Assessment of subnetwork detection methods for breast cancer.

Jiang B, Gribskov M - Cancer Inform (2014)

Prominent subnetwork whose interactions are detected by at least five methods. Node color indicates log2 fold change of differential expression (yellow: upregulated in tumor samples; blue: downregulated in tumor samples). The 12 genes in red border are in the list of 462 known breast cancer genes. Visualized by Cytoscape 3.0 version.6
© Copyright Policy - open-access
Related In: Results  -  Collection

Show All Figures
getmorefigures.php?uid=PMC4256043&req=5

f6-cin-suppl.6-2014-015: Prominent subnetwork whose interactions are detected by at least five methods. Node color indicates log2 fold change of differential expression (yellow: upregulated in tumor samples; blue: downregulated in tumor samples). The 12 genes in red border are in the list of 462 known breast cancer genes. Visualized by Cytoscape 3.0 version.6
Mentions: Finally, we used Cytoscape 3.021 to visualize a prominent subnetwork in which each interaction is detected by at least five methods. This subnetwork consists of 60 genes and 50 interactions (Fig. 6). Within those 60 genes, there are 12 true breast cancer genes (red border) detected by KOBAS 2.0 in the multiple databases. Notably, the breast cancer gene Nuclear Receptor Subfamily 3, Group C, Member 2 (NR3C2), a gene encoding the mineralocorticoid receptor, was the only gene detected by all the eight methods. An RNA interference (RNAi) experiment has verified that the depletion of NR3C2 increases cell death in breast.22 This evidence is consistent with Figure 6 in which NR3C2 is downregulated in breast cancer cells (log2(fold change) = −2.2). We also found that actin alpha 1 (ACTA1), one of the interactors of NR3C2, was detected by five methods and was downregulated as well. ACTA1 is a highly conserved protein responsible for cell motility and a major constituent of the contractile apparatus.23 This suggests that downregulation of ACTA1 causes increased cell motility and cancer metastasis. Similarly, inhibin, beta A (INHBA), pleiotrophin (PTN), and seven in absentia homolog family E3 (siah E3) ubiquitin protein ligase 2 (SIAH2), which were detected by seven methods, have been experimentally verified to be associated with breast cancer development. Overexpression of INHBA in mesenchymal cells increases colony formation potential of breast epithelial cells.24 PTN, a secretory cytokine, has been found to stimulate breast cancer progression through remodeling of the tumor microenvironment.25 Downregulation of SIAH2 has been found to be associated with resistance to endocrine therapy in breast cancer.26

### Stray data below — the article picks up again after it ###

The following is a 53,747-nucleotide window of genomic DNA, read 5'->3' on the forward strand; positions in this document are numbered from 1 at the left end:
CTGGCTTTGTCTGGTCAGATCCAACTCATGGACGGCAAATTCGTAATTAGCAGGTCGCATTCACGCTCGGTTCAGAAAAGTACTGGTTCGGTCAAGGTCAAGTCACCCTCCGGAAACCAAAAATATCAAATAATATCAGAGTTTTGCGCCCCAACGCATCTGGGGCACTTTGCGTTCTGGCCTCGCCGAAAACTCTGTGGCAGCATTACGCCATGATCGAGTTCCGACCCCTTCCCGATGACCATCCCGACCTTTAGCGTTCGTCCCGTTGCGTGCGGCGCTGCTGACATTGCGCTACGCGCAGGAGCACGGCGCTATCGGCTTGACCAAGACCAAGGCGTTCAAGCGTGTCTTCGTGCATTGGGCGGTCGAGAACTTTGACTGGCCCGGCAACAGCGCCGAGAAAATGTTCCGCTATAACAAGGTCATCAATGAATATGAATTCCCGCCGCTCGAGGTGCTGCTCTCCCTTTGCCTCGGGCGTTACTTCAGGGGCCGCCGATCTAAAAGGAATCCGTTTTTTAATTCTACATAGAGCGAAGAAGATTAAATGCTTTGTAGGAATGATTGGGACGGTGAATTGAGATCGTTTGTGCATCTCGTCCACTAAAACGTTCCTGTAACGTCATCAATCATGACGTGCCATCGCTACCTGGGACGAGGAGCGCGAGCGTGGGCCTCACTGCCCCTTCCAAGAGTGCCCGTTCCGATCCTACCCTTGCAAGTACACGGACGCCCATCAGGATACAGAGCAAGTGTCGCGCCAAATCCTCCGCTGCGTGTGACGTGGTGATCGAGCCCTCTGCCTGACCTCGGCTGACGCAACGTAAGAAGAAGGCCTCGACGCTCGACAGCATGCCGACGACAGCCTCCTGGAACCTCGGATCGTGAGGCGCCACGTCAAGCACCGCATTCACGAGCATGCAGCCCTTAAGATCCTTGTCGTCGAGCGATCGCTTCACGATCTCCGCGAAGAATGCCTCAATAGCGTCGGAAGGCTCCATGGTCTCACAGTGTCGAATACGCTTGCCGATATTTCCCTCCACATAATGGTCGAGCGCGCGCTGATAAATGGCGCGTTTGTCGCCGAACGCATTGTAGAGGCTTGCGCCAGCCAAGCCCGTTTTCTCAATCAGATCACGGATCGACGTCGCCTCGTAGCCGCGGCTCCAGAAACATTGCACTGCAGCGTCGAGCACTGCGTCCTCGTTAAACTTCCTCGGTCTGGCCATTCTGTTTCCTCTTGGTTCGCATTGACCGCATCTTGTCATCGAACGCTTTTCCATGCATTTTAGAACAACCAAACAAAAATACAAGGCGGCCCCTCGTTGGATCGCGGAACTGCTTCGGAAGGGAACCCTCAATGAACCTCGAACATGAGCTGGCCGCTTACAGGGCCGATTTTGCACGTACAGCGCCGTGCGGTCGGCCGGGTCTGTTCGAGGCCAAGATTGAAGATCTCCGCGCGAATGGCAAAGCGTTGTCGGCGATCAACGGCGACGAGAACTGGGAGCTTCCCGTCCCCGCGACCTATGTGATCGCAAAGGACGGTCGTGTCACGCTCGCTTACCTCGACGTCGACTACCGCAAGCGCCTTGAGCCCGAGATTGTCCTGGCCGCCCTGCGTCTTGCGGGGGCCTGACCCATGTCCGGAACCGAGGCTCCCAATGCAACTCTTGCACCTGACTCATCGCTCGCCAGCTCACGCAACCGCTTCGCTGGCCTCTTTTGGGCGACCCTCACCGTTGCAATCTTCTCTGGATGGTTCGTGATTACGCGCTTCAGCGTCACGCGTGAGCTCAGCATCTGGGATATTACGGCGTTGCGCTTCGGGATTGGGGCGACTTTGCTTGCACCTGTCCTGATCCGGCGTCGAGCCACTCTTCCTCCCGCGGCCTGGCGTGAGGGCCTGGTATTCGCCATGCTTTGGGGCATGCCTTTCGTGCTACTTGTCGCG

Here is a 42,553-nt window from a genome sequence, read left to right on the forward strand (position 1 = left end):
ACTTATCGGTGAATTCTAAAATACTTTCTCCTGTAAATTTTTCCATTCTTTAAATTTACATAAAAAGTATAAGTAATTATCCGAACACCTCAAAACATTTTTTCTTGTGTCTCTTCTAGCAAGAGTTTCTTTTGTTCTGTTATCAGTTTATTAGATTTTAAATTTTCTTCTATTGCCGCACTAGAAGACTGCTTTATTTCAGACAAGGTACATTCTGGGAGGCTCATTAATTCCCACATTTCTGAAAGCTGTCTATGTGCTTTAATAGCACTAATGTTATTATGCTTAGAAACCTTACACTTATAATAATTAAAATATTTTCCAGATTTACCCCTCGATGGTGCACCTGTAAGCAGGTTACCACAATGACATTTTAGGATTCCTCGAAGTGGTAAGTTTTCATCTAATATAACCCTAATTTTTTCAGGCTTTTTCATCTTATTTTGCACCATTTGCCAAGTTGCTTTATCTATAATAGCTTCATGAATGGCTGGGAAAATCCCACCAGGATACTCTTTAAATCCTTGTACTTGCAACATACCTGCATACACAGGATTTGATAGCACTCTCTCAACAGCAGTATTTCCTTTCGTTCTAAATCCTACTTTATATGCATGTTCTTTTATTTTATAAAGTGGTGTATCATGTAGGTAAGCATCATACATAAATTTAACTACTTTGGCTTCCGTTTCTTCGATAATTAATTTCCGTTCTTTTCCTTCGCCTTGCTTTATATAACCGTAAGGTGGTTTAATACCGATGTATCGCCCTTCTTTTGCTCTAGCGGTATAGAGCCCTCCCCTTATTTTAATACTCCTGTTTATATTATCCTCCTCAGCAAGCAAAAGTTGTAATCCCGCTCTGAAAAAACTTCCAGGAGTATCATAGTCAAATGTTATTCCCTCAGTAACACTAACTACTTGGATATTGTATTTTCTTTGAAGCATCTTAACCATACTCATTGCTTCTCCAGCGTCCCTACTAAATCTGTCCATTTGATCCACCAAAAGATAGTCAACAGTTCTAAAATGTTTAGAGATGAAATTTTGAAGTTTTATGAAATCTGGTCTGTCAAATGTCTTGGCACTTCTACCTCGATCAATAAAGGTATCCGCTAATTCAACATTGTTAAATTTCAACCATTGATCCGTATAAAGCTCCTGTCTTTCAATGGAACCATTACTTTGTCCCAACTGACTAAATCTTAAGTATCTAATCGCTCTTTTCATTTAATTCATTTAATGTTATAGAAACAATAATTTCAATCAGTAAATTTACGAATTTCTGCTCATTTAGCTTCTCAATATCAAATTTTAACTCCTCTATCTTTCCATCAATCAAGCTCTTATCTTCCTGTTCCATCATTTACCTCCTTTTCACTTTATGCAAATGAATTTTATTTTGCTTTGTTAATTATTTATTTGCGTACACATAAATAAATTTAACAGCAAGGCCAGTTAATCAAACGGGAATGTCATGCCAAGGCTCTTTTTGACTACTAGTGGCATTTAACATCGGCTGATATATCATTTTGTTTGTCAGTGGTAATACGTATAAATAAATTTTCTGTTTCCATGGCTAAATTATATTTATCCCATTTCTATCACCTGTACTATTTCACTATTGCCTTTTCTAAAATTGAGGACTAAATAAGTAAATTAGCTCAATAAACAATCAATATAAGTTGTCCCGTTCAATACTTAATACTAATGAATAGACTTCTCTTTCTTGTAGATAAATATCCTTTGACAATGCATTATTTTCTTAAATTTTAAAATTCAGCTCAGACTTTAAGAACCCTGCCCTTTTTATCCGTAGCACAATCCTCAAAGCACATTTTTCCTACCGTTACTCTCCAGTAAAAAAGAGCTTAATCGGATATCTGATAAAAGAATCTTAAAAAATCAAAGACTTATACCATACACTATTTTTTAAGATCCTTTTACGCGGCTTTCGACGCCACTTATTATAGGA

Bottom Line: Here, we compare the results of eight methods: simulated annealing-based jActiveModules, greedy search-based jActiveModules, DEGAS, BioNet, NetBox, ClustEx, OptDis, and NetWalker.While the number of genes/proteins and protein interactions detected by the eight methods vary widely, a core set of 60 genes and 50 interactions was found to be shared by the subnetworks identified by five or more of the methods.Within the core set, 12 genes were found to be known breast cancer genes.

View Article: PubMed Central - PubMed

Affiliation: Department of Biological Sciences, Purdue University, West Lafayette, IN, USA.

ABSTRACT
Subnetwork detection is often used with differential expression analysis to identify modules or pathways associated with a disease or condition. Many computational methods are available for subnetwork analysis. Here, we compare the results of eight methods: simulated annealing-based jActiveModules, greedy search-based jActiveModules, DEGAS, BioNet, NetBox, ClustEx, OptDis, and NetWalker. These methods represent distinctly different computational strategies and are among the most widely used. Each of these methods was used to analyze gene expression data consisting of paired tumor and normal samples from 50 breast cancer patients. While the number of genes/proteins and protein interactions detected by the eight methods vary widely, a core set of 60 genes and 50 interactions was found to be shared by the subnetworks identified by five or more of the methods. Within the core set, 12 genes were found to be known breast cancer genes.

No MeSH data available.


Related in: MedlinePlus